ECMWF’s next model upgrade to provide better initial conditions for weather forecasts

Planned IFS upgrade to Cycle 48r1 - data assimilation

Cycle 48r1 of ECMWF’s Integrated Forecasting System (IFS), which is to become operational this summer, will include extensive changes to the way the initial conditions of weather forecasts are established.

The new cycle will make better ’all-surface’ use of satellite microwave observations. The data obtained will be added to the many weather observations that help us to establish the initial conditions of weather forecasts through data assimilation. The upgrade represents a significant improvement in the use of satellite observations at ECMWF.

Other changes to the data assimilation system to be implemented in Cycle 48r1 include an increase in the resolution of the 4D-Var system used for the atmosphere, and a move to a new software layer called OOPS (Object-Oriented Prediction System).

‘All-surface’ satellite observations

The upgrade targets surface-sensitive microwave channels, for which a lot of data has previously been screened out due to surface types that are hard to simulate.

These surface types include land, snow, sea-ice, and mixtures of all surface types. In some channels, the new developments increase the number of observations being assimilated by around 30%.

AMSR2 observations assimilated in Cycle 48r1

Wider use of satellite observations (1). The chart shows the coverage of observations to be assimilated in Cycle 48r1 from the Advanced Microwave Scanning Radiometer – 2 (AMSR2) in channel 11, with black dots indicating data assimilated in Cycle 47r3 and red dots the data added in Cycle 48r1. Data are for the 00 UTC cycle on 20 June 2019.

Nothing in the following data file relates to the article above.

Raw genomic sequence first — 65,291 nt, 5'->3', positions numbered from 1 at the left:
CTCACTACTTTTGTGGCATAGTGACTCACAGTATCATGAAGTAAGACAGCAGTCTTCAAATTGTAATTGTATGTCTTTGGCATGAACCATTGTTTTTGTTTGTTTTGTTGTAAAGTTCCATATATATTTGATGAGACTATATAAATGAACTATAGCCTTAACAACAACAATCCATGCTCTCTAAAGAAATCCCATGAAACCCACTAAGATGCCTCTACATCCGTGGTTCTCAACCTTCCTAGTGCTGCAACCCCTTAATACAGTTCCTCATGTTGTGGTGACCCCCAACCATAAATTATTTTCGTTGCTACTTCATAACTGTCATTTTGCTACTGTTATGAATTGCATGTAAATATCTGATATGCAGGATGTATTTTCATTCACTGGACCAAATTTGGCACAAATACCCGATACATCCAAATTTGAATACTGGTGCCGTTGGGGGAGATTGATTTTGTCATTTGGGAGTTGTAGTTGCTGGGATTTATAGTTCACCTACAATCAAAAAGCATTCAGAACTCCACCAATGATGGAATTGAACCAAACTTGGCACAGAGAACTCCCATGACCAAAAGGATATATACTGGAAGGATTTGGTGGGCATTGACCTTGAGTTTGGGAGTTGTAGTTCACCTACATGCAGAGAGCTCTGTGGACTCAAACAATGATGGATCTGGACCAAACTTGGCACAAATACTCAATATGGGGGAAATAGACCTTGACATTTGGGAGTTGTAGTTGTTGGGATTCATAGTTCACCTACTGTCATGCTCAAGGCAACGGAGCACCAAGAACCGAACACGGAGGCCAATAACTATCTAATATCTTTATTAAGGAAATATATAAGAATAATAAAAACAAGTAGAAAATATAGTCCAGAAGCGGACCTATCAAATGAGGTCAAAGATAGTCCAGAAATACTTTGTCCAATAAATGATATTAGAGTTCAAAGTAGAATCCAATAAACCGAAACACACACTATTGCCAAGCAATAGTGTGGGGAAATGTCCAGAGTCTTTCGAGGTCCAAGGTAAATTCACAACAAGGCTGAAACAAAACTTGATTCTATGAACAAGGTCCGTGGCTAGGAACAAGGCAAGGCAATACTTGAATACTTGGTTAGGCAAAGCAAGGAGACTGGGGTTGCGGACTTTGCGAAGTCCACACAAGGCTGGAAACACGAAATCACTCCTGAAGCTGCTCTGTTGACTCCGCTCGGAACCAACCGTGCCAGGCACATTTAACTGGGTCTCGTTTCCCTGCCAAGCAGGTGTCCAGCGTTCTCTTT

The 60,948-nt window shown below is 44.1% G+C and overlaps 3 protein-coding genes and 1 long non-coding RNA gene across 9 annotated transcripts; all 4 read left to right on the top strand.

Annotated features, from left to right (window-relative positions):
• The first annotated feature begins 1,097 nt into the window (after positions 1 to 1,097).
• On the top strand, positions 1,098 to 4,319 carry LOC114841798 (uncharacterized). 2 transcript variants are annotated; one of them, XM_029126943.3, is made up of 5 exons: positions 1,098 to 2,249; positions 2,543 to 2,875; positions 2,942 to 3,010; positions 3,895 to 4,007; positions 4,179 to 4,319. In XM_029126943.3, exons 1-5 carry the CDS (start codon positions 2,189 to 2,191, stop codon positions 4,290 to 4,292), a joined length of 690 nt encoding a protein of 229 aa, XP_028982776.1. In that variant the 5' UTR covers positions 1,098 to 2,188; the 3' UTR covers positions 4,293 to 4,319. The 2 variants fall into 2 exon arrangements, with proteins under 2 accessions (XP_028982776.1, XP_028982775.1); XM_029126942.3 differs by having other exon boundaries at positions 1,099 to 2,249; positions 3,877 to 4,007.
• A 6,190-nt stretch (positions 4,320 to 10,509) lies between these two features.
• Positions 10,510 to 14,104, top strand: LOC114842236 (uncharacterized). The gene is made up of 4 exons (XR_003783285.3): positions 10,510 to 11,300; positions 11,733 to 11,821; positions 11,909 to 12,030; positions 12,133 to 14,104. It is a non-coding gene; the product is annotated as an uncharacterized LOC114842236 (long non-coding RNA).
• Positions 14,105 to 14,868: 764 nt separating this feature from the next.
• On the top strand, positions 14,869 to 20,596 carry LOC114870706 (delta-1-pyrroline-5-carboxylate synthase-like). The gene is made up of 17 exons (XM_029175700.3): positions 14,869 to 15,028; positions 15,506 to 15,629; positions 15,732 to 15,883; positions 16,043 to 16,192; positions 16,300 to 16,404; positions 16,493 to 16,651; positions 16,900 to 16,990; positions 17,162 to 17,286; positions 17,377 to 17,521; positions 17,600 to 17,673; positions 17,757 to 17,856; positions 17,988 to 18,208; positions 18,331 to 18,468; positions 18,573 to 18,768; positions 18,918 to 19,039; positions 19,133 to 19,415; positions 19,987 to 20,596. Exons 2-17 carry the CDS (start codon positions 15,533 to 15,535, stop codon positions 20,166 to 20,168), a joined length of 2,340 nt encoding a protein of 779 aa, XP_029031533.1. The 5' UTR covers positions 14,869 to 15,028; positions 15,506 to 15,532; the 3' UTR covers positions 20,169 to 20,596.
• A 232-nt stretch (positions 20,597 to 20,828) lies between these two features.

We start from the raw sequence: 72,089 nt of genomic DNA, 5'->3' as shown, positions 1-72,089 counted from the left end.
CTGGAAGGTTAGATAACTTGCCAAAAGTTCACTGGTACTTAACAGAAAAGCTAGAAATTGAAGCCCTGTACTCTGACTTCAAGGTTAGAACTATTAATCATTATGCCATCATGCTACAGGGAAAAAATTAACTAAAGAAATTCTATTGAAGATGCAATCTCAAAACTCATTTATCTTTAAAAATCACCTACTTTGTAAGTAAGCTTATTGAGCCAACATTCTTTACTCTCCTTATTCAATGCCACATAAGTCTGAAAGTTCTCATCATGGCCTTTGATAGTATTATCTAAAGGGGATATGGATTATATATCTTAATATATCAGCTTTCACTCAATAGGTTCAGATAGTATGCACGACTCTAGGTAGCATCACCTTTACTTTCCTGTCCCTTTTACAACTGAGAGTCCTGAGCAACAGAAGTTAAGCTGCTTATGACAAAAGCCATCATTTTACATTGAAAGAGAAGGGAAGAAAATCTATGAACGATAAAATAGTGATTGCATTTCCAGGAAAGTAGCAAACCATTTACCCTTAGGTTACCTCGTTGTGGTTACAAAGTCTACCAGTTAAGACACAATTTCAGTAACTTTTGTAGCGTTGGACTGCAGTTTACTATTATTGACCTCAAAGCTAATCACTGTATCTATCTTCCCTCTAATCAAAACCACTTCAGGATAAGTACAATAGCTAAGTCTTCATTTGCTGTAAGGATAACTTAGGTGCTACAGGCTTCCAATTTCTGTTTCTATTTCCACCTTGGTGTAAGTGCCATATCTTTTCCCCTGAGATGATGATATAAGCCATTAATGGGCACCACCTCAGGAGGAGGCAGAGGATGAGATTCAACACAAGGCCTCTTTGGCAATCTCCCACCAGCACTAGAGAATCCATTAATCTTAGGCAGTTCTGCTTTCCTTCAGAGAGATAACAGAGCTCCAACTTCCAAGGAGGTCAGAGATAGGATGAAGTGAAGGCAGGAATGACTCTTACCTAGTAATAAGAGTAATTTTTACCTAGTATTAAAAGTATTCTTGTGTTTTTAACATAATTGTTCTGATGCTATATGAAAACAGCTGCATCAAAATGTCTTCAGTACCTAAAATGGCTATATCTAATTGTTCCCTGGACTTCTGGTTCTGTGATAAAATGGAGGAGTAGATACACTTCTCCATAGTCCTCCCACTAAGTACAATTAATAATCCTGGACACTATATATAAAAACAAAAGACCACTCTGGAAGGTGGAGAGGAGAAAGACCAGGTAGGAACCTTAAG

An example of the wider use of satellite observations is shown in the image above. For microwave imager channels like the one shown in the figure, observations are used over most land surfaces for the first time.

“This is thanks to a new technique for extrapolating the surface radiative properties across frequencies, based on retrievals at lower frequencies that are less sensitive to cloud and precipitation,” says ECMWF scientist Alan Geer.

Observations from microwave imager channels are also added over ice-free polar oceans thanks to a new sea-ice retrieval. “This enables us to accurately screen out any observations that contain sea-ice, where previously we had to exclude all polar ocean areas as a precaution,” Alan says.

It is still too difficult to use observations in this channel over sea-ice, snow, desert or high-altitude surfaces, so some big gaps to fill remain.

MHS observations assimilated in IFS Cycle 48r1

Wider use of satellite observations (2).The chart shows the coverage of observations to be assimilated in Cycle 48r1 from the Microwave Humidity Sounder (MHS) channel 5 (183±7 GHz) from Metop-B, with black dots indicating data assimilated in Cycle 47r3 and red dots the data added in Cycle 48r1. Data are for the 00 UTC cycle on 20 June 2019.

More changes in Cycle 48r1 can be seen in the image above. They show more observations over land at high latitudes in a microwave humidity channel. The improved treatment of mixed surfaces has also allowed coastal scenes to be used for the first time.

Additional changes, not illustrated here, include treating snow and sea-ice as Lambertian surfaces (appearing uniformly bright from all directions of view) rather than specular surfaces (incident light is reflected into a single outgoing direction) in the radiative transfer for some microwave sounding instruments. This leads to smaller biases and hence a better use of the data.